Across all genres there have been many interesting, exciting and unique perfumes unleashed on to the market along with the usual amount of celebrity dreck, dud flankers and down-right-bizarre niche offerings. All-in-all it’s been a busy year with over 1,300 launches. Impressive but exhausting!
Below you will find my awards for Best Masculine, Best Feminine and Best Unisex Fragrances for both niche and mainstream houses. In addition to this I’ve also included awards for Best Flanker, Best Celebrity Fragrance and Best Ad Campaign. But we’re not just celebrating the very best of perfumery in 2012 here, no sir, we’re also highlighting the very worst with the Sour Candy Award, reserved solely for the naffest perfume of the year.
So I hope you’re wearing your very best frock (or tux for the boys, or frock if you prefer, it’s up to you really) and sipping on some fine Champagne as The Candies 2012 are underway…
The aim of the Postcards From Collection series is to take you on a guided tour through the weird, and sometimes wonderful bunch of glass, plastic and smelly water that is my perfume collection. I see it as a way to give you full disclosure on exactly which bottles I deem worthy enough to grace my bathroom shelf (I know, not the ideal storage place) and perhaps give you an insight into my scented history.
In Part 1 we looked at the most precious things in my collection, those that are both big & small, and in Part 2 we took a trip to my favourite holiday destination – Planet Mugler. On both occasions I have shown you some of my absolute favourite things and as the series moves on we will hopefully have covered everything I own, we may even delve into the purgatory drawer (maybe).
This week we are having a mosey around two brands linked together by one special guy – some dude called Bertrand Duchaufour. I don’t know if you’ve heard of him (just kidding, I know you have), he’s this amazing perfumer who does a lot of spectacular things for the two brands we shall be investigating today; L’Artisan Parfumeur and Penhaligon’s.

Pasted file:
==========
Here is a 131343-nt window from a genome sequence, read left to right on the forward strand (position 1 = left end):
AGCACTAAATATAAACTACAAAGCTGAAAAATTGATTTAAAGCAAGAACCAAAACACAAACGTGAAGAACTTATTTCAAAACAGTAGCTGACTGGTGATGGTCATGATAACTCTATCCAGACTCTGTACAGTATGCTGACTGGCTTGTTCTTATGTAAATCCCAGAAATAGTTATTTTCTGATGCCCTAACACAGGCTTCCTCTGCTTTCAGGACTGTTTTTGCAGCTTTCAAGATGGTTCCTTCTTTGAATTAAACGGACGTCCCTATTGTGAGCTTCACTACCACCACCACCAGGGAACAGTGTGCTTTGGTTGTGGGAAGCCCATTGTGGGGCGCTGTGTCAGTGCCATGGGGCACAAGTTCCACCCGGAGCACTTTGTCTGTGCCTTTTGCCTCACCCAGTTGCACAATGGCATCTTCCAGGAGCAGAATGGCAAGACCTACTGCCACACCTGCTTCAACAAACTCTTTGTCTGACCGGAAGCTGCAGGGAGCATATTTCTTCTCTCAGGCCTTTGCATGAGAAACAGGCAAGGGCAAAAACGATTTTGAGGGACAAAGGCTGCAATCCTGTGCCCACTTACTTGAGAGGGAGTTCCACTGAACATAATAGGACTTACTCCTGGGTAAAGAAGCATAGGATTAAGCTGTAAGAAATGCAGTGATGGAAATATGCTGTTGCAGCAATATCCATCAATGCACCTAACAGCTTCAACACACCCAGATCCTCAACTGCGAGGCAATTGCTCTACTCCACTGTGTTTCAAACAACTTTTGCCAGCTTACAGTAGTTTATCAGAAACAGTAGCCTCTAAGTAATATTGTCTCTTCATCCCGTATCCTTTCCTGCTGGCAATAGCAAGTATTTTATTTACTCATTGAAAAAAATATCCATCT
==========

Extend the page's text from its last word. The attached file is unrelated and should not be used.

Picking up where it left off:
So sit back and relax as we cruise through Havana, sit under a tree with a black-clad lothario in Seville, cross the Bosphorus chewing on Turkish Delight, go to the circus and chat up a filthy milkmaid in the English countryside…
Séville à L’Aube (Seville at Dawn), the lastest fragrance from renegade niche house L’Artisan Parfumeur, is a fragrance like no other. It is a fragrance born from a chance encounter between fragrance writer/blogger Denyse Beaulieu (of Grain de Musc) and renegade perfumer Bertrand Duchaufour who, after hearing Denyse’s story of a hot summer night in Seville during the holy week said the magic phrase: “Now that would make a very good perfume!” . Thus Séville à L’Aube was born.
Well obviously that was after roughly 130 mods and a whole lot of to-ing-and-fro-ing between perfumer and muse. The devil, as they say, is in the detail and I would suggest that anyone interested in the creation of Sévile à L’Aube should pick up a copy of Denyse’s book The Perfume Lover (you can read my review here) and immerse yourself in the full story of Séville à L’Aube’s birth. It really is fascinating.
For Séville à L’Aube Bertrand Duchaufour had the mammoth task of capturing the sights, sounds and most importantly the smells of one of Denyse Beaulieu’s most unforgettable nights. Neither being known to shy away from a challenge they have managed to create an orange blossom soliflore that one does not hesitate in decreeing as being the absolute best of its kind. That’s right, you heard me: the best!